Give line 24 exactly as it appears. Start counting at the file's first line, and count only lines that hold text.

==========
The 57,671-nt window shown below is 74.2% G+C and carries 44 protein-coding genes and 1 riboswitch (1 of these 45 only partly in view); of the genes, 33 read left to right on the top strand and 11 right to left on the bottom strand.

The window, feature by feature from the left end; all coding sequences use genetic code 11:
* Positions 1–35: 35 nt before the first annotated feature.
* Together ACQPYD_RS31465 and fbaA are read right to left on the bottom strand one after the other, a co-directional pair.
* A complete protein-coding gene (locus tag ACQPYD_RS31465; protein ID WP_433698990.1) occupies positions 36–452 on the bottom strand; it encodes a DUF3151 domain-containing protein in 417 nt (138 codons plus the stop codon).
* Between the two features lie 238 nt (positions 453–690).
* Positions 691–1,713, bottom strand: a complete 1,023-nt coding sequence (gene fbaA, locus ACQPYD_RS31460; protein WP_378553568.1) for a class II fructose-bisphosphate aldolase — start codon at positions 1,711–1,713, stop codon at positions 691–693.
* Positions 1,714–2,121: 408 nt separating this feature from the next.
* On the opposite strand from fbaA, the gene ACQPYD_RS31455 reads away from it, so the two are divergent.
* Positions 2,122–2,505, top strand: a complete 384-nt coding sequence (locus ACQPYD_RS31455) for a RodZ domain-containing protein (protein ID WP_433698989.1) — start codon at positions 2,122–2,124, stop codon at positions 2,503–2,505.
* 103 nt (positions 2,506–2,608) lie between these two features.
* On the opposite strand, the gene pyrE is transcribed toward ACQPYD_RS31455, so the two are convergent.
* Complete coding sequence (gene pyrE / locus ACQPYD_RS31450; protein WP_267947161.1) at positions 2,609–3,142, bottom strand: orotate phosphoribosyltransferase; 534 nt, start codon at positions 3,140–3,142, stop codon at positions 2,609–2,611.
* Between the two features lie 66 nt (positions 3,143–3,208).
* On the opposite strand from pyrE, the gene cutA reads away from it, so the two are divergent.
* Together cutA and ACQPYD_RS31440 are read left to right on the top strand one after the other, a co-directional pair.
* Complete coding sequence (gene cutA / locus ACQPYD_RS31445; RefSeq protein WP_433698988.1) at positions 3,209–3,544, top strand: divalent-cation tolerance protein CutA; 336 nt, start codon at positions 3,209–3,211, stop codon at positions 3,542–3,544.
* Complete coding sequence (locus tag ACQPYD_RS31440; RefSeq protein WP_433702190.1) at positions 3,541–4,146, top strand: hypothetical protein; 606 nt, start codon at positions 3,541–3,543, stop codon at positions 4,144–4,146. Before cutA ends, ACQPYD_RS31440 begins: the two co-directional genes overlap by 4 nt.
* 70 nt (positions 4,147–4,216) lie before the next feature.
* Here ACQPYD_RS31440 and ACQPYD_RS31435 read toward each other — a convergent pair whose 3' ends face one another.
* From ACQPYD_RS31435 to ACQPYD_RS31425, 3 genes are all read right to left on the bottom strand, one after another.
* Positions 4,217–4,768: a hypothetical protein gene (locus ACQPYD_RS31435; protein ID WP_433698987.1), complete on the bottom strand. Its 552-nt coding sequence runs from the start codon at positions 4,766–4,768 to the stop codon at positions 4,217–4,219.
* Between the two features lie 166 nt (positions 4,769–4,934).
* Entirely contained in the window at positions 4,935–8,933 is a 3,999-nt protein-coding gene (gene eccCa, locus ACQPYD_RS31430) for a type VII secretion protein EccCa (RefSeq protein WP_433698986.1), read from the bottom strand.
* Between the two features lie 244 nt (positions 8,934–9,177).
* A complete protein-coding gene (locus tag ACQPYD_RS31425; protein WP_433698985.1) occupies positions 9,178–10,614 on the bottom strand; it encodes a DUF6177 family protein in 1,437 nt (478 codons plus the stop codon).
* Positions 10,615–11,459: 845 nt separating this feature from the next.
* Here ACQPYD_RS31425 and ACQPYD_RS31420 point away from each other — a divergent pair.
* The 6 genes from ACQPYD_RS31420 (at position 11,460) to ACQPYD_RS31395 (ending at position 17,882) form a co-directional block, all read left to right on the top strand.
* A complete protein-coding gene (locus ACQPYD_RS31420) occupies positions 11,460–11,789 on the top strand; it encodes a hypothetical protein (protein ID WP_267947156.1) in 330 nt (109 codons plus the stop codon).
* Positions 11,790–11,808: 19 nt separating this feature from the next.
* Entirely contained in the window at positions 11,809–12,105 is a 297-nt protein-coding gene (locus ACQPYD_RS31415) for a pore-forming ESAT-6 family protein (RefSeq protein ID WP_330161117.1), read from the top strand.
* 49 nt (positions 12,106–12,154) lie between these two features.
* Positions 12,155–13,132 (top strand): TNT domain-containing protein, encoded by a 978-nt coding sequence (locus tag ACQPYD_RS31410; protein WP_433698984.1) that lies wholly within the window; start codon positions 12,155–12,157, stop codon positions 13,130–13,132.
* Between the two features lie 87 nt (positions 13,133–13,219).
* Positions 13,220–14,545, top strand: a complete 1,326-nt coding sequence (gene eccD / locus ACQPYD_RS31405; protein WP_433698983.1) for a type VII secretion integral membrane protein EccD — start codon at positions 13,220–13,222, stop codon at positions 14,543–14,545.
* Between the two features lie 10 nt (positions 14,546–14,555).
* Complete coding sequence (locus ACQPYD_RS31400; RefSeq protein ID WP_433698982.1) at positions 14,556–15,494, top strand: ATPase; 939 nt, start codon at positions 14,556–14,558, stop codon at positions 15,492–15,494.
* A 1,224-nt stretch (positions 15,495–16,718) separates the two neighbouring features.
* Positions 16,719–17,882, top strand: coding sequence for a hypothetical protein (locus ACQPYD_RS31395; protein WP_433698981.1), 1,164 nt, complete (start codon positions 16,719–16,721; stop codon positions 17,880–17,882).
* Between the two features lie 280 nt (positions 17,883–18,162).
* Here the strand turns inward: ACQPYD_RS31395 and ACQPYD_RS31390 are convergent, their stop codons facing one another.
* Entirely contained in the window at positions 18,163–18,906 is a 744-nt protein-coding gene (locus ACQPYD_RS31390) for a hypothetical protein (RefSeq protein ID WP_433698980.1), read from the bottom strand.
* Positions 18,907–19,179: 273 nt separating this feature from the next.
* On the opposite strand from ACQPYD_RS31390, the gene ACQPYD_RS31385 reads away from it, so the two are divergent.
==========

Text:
* Entirely contained in the window at positions 4,935–8,933 is a 3,999-nt protein-coding gene (gene eccCa, locus ACQPYD_RS31430) for a type VII secretion protein EccCa (RefSeq protein WP_433698986.1), read from the bottom strand.